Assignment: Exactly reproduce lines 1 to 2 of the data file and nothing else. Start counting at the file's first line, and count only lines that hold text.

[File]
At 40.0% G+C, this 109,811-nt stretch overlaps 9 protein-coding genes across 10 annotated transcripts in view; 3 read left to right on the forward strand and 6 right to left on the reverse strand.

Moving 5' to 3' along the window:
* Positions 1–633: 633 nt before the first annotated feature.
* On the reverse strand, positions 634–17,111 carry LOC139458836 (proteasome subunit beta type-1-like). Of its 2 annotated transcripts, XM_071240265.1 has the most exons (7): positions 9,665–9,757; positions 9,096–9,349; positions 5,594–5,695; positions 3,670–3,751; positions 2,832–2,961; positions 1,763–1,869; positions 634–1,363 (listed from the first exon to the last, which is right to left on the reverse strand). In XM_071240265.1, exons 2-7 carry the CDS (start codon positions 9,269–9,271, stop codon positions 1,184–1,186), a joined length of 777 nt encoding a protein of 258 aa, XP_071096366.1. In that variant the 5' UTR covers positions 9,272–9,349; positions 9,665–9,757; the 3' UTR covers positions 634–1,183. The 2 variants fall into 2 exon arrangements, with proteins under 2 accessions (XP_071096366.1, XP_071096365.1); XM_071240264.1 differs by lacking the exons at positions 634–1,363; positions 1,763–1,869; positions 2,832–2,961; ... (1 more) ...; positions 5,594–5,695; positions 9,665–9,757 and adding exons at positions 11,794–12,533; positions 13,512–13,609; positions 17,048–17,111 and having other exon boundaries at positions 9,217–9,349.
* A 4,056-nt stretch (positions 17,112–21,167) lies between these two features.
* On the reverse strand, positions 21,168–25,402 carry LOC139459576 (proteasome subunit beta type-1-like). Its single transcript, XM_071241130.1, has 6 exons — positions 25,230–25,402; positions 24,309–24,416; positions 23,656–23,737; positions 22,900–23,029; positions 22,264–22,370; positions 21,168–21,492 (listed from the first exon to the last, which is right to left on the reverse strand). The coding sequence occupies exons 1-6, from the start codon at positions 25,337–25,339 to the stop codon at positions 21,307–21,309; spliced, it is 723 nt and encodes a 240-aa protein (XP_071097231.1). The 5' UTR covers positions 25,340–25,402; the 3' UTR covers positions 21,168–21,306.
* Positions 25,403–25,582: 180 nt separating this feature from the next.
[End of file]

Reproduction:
At 40.0% G+C, this 109,811-nt stretch overlaps 9 protein-coding genes across 10 annotated transcripts in view; 3 read left to right on the forward strand and 6 right to left on the reverse strand.

Moving 5' to 3' along the window: